Jim Sleeper’s attitude toward race and opposition to racial discrimination can be quickly ascertained from this piece, Letting Go of Race The Atlantic Online 08/21/1997.
He had given a previous elaboration of his view in The Closest of Strangers. I found it interesting in that it gives an elaboration of what we might as well call “white backlash” position circa 1990.
Violent crime was a major issue at the time. Ari Melber provided this graph in a tweet of 01/14/2015 based on Department of Justice information:
Law and order” had been a racially charged theme in American national politics since 1968. And Sleeper uses it extensively in his book. The fact that violent crime has significantly decreased since then, as the chart shows, has removed some of the national salience of the law-and-order issue. But it certainly has removed it from the political agenda, much less taken the racial-polemic aspect out of it. In some ways, response to crime problems since 1990 have racialized white perspectives on crime to an even greater degree.
Some other themes were coming to be common parts of the mix, including about Democrats who wanted to back away from a commitment to racial equality and justice. For of Sleeper’s chapter titles refer to them:
- “Rights and Reciprocity”
- “Black Militants’ New End Game”
- “Militants, ‘Professional Blacks,’ and the Culture of Schools”
- “Folly on the Left”
The general litany is very familiar to those who follow American politics. African-Americans are getting their rights recognized – an act of generosity rather than justice in the minds of many whites – but they aren’t stepping up to their reciprocal responsibilities. Just one of many ways of saying that black people are irresponsible, which many whites choose to think no matter what.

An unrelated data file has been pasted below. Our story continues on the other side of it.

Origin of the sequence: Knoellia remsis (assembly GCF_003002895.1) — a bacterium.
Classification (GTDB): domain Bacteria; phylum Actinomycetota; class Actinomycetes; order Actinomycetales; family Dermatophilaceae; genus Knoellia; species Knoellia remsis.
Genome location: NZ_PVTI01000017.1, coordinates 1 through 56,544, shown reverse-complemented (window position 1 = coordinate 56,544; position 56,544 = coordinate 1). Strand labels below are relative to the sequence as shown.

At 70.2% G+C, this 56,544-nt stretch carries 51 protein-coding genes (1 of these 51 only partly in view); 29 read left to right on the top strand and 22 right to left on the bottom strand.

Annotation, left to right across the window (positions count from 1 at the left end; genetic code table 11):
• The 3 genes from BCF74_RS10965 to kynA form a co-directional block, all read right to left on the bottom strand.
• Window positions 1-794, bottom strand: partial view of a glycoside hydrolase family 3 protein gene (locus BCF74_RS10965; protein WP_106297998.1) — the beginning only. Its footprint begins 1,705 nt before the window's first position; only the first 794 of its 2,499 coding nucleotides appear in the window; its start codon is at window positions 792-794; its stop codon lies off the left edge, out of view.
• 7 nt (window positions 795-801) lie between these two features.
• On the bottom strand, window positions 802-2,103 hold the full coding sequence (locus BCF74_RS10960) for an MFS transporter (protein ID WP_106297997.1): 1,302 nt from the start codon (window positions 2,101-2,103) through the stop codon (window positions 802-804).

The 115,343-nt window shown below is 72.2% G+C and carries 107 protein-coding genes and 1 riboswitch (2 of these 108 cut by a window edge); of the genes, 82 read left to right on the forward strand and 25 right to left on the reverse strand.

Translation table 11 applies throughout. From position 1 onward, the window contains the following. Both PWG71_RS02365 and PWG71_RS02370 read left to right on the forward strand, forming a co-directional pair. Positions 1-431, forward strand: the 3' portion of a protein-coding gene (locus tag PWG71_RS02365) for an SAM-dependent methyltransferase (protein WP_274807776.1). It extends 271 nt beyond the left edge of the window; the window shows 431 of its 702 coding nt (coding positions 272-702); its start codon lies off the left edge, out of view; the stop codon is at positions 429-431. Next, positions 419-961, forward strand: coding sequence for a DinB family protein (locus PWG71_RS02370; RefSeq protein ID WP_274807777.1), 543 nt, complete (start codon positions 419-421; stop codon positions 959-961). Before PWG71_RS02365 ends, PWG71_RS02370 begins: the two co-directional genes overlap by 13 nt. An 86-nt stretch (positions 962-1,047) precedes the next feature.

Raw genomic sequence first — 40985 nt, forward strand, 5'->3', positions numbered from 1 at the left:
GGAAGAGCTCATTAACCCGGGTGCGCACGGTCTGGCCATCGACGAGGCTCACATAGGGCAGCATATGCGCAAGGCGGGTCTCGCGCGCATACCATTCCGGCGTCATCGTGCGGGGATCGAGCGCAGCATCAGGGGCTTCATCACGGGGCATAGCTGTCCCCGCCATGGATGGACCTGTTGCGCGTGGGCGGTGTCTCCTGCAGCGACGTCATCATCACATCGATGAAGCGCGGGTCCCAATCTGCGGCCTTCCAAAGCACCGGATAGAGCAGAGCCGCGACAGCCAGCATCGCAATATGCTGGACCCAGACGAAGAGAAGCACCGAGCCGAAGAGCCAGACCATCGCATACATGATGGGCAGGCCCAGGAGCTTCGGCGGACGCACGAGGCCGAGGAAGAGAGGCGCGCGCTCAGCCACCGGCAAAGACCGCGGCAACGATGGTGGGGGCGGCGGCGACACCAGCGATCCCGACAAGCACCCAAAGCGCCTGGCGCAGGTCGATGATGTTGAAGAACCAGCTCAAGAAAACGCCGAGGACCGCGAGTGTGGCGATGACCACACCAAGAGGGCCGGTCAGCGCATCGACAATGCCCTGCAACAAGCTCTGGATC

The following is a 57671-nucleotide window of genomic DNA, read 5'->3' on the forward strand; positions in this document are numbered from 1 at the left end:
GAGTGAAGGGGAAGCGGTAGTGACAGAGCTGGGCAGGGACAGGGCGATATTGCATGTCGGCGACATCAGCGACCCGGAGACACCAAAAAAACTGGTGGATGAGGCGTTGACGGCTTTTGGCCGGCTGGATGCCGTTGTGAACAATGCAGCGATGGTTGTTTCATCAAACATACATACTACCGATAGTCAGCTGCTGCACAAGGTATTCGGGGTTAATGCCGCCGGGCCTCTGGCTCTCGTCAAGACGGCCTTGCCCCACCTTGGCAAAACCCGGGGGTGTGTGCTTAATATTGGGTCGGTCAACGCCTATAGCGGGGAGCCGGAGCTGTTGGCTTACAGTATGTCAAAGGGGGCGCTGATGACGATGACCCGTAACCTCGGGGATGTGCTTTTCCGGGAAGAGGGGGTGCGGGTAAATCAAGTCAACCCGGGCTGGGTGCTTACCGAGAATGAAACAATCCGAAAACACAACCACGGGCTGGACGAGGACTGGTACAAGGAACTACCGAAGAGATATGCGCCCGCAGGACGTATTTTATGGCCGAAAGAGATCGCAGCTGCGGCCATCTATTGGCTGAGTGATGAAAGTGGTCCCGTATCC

“Black militants” in Sleeper’s version are not the Black Panthers of the 1960s, or the Black Guerrilla Army of the 1970s. No, the “black militants” of Sleeper’s book are black leaders who protest or organize. Especially those still-iconic villains of the white Republican imagination, “Jesse Jackson and Al Sharpton.” The “professional blacks” are black people who whine about discrimination. And the “folly on the left” is, of course, the idea by liberals and Democrats that equal rights are worth defending.
One of the interesting things about the book in light of events of 2014-5 in the United States is that it deals with what I call the problem of the perfect case. Sleeper’s method in The Closest of Strangers is to describe events of the more distant past from 1990 as though he’s sympathetic to the struggle for equal rights. In this comment on an event from 1935, he even sounds somewhat sympathetic to Communist activism in that regard:
With the white proletarian majority intransigent on the labor front and the state assuming a greater role in black survival, impoverished Harlem's only recourse in the Depression was protest politics, punctuated by rioting. Overburdened church networks and other community institutions for mutual aid were drawn into the fray and politicized. In March 1935, a rumor swept the community that Lino Rivera, a young Puerto Rican boy, had been killed for shoplifting in a Kress department store. Rivera had been sent home unharmed, but, in what would become yet another familiar pattern in the city's race relations, understandable black suspicion - fanned by a misleading leaflet put out by the Young Communist League - drew angry crowds into the streets. As bottles flew and windows were smashed, police descended and violence escalated. Three people were killed and many wounded, and there was extensive looting of black as well as white stores. [my emphasis] (p. 47)Despite his seemingly sympathetic tone, Sleeper is here setting up a theme he works heavily in the book: You can't trust black leaders! They lie to get people to protest!
He then goes on to describe how then-Mayor Fiorella LaGuardia’s response was to appoint a commission on race relations. “Reaction to the commission’s report brought the first sustained government funding and regulation to bear upon the plight of blacks.” (p. 48) In other words, something less than a Perfect Case led to constructive developments on the road to defending equal rights for minorities.
But the thrust of his arguments in the book is very different. He conjures up the menace of what FOX News fans and Rush Limbaugh listeners today would recognize as a scary alliance of Bad Negroes and Mean Libruls. Although in this 1990 book he wasn't simultaneously imagining them as allies of Muslim terrorists, too.